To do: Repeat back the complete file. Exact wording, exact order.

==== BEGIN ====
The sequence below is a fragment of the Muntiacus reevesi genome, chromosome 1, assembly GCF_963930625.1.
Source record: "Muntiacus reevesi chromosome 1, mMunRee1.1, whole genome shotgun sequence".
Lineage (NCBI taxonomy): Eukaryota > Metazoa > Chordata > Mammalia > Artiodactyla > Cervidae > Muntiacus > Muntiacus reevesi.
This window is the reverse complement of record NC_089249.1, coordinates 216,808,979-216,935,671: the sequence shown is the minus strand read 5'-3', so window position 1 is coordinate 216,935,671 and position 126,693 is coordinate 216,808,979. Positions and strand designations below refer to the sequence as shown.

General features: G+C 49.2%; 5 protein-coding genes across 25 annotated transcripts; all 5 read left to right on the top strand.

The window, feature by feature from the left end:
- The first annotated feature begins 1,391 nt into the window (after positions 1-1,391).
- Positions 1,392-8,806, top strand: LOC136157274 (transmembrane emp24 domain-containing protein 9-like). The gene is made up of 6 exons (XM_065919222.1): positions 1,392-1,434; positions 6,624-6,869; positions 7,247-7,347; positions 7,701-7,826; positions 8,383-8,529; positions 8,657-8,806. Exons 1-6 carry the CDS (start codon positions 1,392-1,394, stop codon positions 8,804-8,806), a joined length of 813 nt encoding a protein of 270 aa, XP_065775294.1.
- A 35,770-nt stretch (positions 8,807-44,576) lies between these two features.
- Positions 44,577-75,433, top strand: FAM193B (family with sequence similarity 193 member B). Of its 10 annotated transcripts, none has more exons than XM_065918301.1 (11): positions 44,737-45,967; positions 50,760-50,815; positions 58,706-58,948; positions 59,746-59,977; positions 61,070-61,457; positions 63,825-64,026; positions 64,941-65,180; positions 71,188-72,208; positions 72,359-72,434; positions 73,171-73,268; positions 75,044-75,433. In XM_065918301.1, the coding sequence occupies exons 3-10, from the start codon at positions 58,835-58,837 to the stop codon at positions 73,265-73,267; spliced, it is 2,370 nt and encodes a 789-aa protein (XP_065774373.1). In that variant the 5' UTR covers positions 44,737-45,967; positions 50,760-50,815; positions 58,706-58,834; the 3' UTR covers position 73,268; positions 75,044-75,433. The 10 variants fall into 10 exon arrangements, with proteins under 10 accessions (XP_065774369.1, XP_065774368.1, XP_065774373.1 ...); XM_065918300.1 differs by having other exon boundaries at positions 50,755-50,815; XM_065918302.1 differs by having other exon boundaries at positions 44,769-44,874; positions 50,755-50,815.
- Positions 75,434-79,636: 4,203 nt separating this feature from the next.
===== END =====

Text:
The sequence below is a fragment of the Muntiacus reevesi genome, chromosome 1, assembly GCF_963930625.1.
Source record: "Muntiacus reevesi chromosome 1, mMunRee1.1, whole genome shotgun sequence".
Lineage (NCBI taxonomy): Eukaryota > Metazoa > Chordata > Mammalia > Artiodactyla > Cervidae > Muntiacus > Muntiacus reevesi.
This window is the reverse complement of record NC_089249.1, coordinates 216,808,979-216,935,671: the sequence shown is the minus strand read 5'-3', so window position 1 is coordinate 216,935,671 and position 126,693 is coordinate 216,808,979. Positions and strand designations below refer to the sequence as shown.

General features: G+C 49.2%; 5 protein-coding genes across 25 annotated transcripts; all 5 read left to right on the top strand.

The window, feature by feature from the left end:
- The first annotated feature begins 1,391 nt into the window (after positions 1-1,391).
- Positions 1,392-8,806, top strand: LOC136157274 (transmembrane emp24 domain-containing protein 9-like). The gene is made up of 6 exons (XM_065919222.1): positions 1,392-1,434; positions 6,624-6,869; positions 7,247-7,347; positions 7,701-7,826; positions 8,383-8,529; positions 8,657-8,806. Exons 1-6 carry the CDS (start codon positions 1,392-1,394, stop codon positions 8,804-8,806), a joined length of 813 nt encoding a protein of 270 aa, XP_065775294.1.
- A 35,770-nt stretch (positions 8,807-44,576) lies between these two features.
- Positions 44,577-75,433, top strand: FAM193B (family with sequence similarity 193 member B). Of its 10 annotated transcripts, none has more exons than XM_065918301.1 (11): positions 44,737-45,967; positions 50,760-50,815; positions 58,706-58,948; positions 59,746-59,977; positions 61,070-61,457; positions 63,825-64,026; positions 64,941-65,180; positions 71,188-72,208; positions 72,359-72,434; positions 73,171-73,268; positions 75,044-75,433. In XM_065918301.1, the coding sequence occupies exons 3-10, from the start codon at positions 58,835-58,837 to the stop codon at positions 73,265-73,267; spliced, it is 2,370 nt and encodes a 789-aa protein (XP_065774373.1). In that variant the 5' UTR covers positions 44,737-45,967; positions 50,760-50,815; positions 58,706-58,834; the 3' UTR covers position 73,268; positions 75,044-75,433. The 10 variants fall into 10 exon arrangements, with proteins under 10 accessions (XP_065774369.1, XP_065774368.1, XP_065774373.1 ...); XM_065918300.1 differs by having other exon boundaries at positions 50,755-50,815; XM_065918302.1 differs by having other exon boundaries at positions 44,769-44,874; positions 50,755-50,815.
- Positions 75,434-79,636: 4,203 nt separating this feature from the next.